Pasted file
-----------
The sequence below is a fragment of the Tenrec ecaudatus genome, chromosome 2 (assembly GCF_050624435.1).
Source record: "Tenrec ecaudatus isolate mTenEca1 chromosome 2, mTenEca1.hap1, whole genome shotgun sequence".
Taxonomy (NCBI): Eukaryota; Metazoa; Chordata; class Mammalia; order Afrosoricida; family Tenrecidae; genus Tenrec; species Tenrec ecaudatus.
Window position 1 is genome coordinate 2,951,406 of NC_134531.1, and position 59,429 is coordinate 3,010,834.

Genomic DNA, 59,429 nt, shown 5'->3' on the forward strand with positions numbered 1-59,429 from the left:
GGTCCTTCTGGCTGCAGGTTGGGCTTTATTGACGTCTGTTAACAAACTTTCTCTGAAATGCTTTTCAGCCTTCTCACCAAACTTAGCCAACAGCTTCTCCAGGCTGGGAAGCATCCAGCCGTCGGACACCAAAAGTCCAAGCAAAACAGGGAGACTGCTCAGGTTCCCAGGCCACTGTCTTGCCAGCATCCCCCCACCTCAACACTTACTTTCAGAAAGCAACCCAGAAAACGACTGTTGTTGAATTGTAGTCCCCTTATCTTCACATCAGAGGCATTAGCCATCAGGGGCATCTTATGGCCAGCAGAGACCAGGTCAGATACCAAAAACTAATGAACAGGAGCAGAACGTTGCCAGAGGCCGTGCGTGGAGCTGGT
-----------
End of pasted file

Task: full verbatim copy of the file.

The sequence below is a fragment of the Tenrec ecaudatus genome, chromosome 2 (assembly GCF_050624435.1).
Source record: "Tenrec ecaudatus isolate mTenEca1 chromosome 2, mTenEca1.hap1, whole genome shotgun sequence".
Taxonomy (NCBI): Eukaryota; Metazoa; Chordata; class Mammalia; order Afrosoricida; family Tenrecidae; genus Tenrec; species Tenrec ecaudatus.
Window position 1 is genome coordinate 2,951,406 of NC_134531.1, and position 59,429 is coordinate 3,010,834.

Genomic DNA, 59,429 nt, shown 5'->3' on the forward strand with positions numbered 1-59,429 from the left:
GGTCCTTCTGGCTGCAGGTTGGGCTTTATTGACGTCTGTTAACAAACTTTCTCTGAAATGCTTTTCAGCCTTCTCACCAAACTTAGCCAACAGCTTCTCCAGGCTGGGAAGCATCCAGCCGTCGGACACCAAAAGTCCAAGCAAAACAGGGAGACTGCTCAGGTTCCCAGGCCACTGTCTTGCCAGCATCCCCCCACCTCAACACTTACTTTCAGAAAGCAACCCAGAAAACGACTGTTGTTGAATTGTAGTCCCCTTATCTTCACATCAGAGGCATTAGCCATCAGGGGCATCTTATGGCCAGCAGAGACCAGGTCAGATACCAAAAACTAATGAACAGGAGCAGAACGTTGCCAGAGGCCGTGCGTGGAGCTGGT